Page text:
Look in the second row at the bottom of most periodic tables and you’ll find lanthanides separated from an archive of items that don’t know what to do with them. Lanthanides are a cohesive group that is difficult to distinguish from each other because of their similar colors and properties. Even for most scientists, they live in a cold and distant country, completely inorganic and far from the comfort of hydrogen, carbon and oxygen.
But these metals are crucial in order to make the modern world head. They are members of a group known as rare earth elements or rare earth elements that support everything from magnets that power clean energy technology to telescope lenses and to the screen of the device on which you read it. And to extract them is difficult and environmentally friendly.
Thus, chemists and engineers are trying to make the best use of rare earth substances that have already been processed by recycling them from industrial waste and old electronics. In a new study published Feb. 9 Advances in sciencethey show how they try to do it with bright flashes of electricity.
Most rare earth elements aren’t really that rare (certainly not compared to really rare elements like iridium), but they’re not easy to get. Once their ore is extracted from the ground, they need to be separated to make specialized products – a tedious process given their similar properties. Most homes for the extraction of rare earth products are made of lanthanum and cerium, but heavier metals such as neodymium and dysprosium are especially desirable for magnets used in clean energy technologies.
The vast majority (by some estimates, more than 90 percent) of world supplies today come from China, making the resource more vulnerable to geopolitical tensions. In 2010, after a Chinese fishing boat collided with Japan’s coast guard boat in disputed waters, China stopped exporting rare earths to Japan. The blockade did not continue, but since then Japan has spent years aggressively searching for alternative sources of rare earths. So are other countries.
More importantly, the extraction of rare earths comes at an environmental cost. “It’s energy- and chemically intensive,” says Simon Jovit, a geochemist at the University of Nevada in Las Vegas who hasn’t been involved in recent research. “Depending on how you process them, this includes high strength acids.” These acids can be leached into the environment.
[Related: How shape-shifting magnets could help build a lower-emission computer]
One way to reduce weight is to recycle products that already contain these elements, but this is still not common. Callie Babbitt, a professor of sustainability at the Rochester Institute of Technology in upstate New York, who also did not participate in the new study, says only 1 to 5 percent of the world’s rare earth elements are recycled.
This is why researchers are looking for new ways to split rare earths. Some tried bacteria, but feeding these microbes proved to be energy-intensive.
Now one group from Rice University has developed a method of recycling that relies on intense electricity, called “flash heating of joules.” Researchers behind it have previously tested it on old, shredded PCBs to rid them of precious metals such as palladium and gold, and heavy metals such as chromium and mercury before safely dumping them into agricultural soil.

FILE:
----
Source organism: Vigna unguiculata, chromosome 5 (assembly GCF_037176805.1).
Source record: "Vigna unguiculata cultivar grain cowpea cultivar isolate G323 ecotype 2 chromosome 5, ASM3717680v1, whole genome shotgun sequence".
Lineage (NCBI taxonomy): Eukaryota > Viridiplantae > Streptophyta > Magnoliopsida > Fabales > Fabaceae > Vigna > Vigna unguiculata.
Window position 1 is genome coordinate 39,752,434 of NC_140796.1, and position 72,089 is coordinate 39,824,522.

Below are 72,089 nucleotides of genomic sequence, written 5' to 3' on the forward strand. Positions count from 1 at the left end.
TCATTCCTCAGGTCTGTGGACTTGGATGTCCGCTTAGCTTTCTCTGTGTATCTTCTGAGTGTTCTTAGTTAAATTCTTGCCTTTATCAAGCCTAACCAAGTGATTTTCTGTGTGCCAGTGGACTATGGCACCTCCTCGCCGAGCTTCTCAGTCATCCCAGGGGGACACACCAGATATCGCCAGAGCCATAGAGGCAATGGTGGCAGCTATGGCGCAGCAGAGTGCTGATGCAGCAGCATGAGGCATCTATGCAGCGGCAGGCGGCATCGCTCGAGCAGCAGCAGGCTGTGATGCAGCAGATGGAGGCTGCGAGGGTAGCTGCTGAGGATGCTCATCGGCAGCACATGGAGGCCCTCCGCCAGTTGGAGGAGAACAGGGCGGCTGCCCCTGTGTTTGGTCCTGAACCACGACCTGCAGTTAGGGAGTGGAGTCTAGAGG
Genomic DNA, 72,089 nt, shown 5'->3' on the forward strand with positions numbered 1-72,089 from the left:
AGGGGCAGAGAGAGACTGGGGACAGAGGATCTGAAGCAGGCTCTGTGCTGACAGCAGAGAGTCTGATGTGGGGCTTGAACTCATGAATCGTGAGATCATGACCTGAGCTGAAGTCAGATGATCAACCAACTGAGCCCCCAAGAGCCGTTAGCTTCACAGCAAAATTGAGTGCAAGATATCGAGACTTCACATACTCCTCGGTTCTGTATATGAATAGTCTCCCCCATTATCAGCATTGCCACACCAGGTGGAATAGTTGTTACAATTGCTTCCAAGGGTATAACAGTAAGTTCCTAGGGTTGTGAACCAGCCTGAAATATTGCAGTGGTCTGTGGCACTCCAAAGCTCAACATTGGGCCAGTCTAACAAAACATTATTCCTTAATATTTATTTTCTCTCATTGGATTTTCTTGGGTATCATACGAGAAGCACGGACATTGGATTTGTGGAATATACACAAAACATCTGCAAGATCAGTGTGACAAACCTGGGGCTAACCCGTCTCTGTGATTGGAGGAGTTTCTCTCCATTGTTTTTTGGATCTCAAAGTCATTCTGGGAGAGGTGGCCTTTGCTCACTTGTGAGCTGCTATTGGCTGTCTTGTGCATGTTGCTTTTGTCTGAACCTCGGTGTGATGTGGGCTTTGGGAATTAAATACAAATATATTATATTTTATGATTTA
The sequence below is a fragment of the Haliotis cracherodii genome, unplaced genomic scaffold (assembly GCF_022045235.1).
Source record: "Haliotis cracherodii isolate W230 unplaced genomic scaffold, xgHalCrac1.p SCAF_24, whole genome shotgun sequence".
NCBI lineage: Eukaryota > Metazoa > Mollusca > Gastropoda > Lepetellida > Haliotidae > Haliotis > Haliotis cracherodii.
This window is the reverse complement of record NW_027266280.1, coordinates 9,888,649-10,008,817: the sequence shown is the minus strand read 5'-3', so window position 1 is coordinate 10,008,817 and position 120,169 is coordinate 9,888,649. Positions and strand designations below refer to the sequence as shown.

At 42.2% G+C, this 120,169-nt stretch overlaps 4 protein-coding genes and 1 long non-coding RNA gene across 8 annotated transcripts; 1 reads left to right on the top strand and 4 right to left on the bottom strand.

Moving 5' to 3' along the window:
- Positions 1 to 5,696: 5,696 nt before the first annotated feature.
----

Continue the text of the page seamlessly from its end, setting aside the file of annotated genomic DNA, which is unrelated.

This time, they applied rapid joule heating to other industrial by-products: coal ash, which is a pollutant from fossil fuel power plants, red mud, which is a toxic substance left over from the conversion of bauxite to aluminum, and , indeed, more e-waste. .
Their process looked something like this. They placed the substance they were smashing into a finger-sized quartz tube, where the electricity “flashed” to a temperature of about 5,400 degrees Fahrenheit. The separated components were then dissolved in solution for production by chemists later.
The process does emit some toxic compounds, but the system aims to capture them and prevent them from getting into the air. “If you do it industrially, you don’t just release these compounds into the air,” says James Tour, a chemist at Rice University and one of the study’s authors. “You would have captured them.”
“Our waste flow is very different,” explains Tour. Unlike strong nitric acid, which is often used to extract rare earth elements from the earth, their solution is a much weaker, more dilute hydrochloric acid. “If it had happened to you, I don’t think you would have even felt it,” says Tour.
However, even if you take a step forward in this study, it will be some time before heaps of industrial waste can be recycled to produce rare earth elements. “There’s been a lot of activity in this area, but I haven’t seen anything in the way of breakthroughs,” Jovit says.
[Related: You throw out 44 pounds of electronic waste a year. Here’s how to keep it out of the dump.]
According to Joey, one of the problems with heating flash-joules is that rare earth elements still need to be separated before they can be molded into gadgets. Moreover, the use of pollutants such as coal ash means that there will be other harmful residues in the process. “Extraction and recovery [rare earths] they contain only part of the bigger problem of managing this waste, ”says Babbitt.
When it comes to e-waste, it will be difficult to extract mountains of obsolete computers and phones for valuable components. For example, the number of rare earth items in an average smartphone is up to a fraction of a gram. And many consumers would not know where and how to recycle them.
However, Jovit believes that the solution may lie in products that increase the demand for rare earths. “One obvious thing is to change the way things are designed to make them more recyclable.”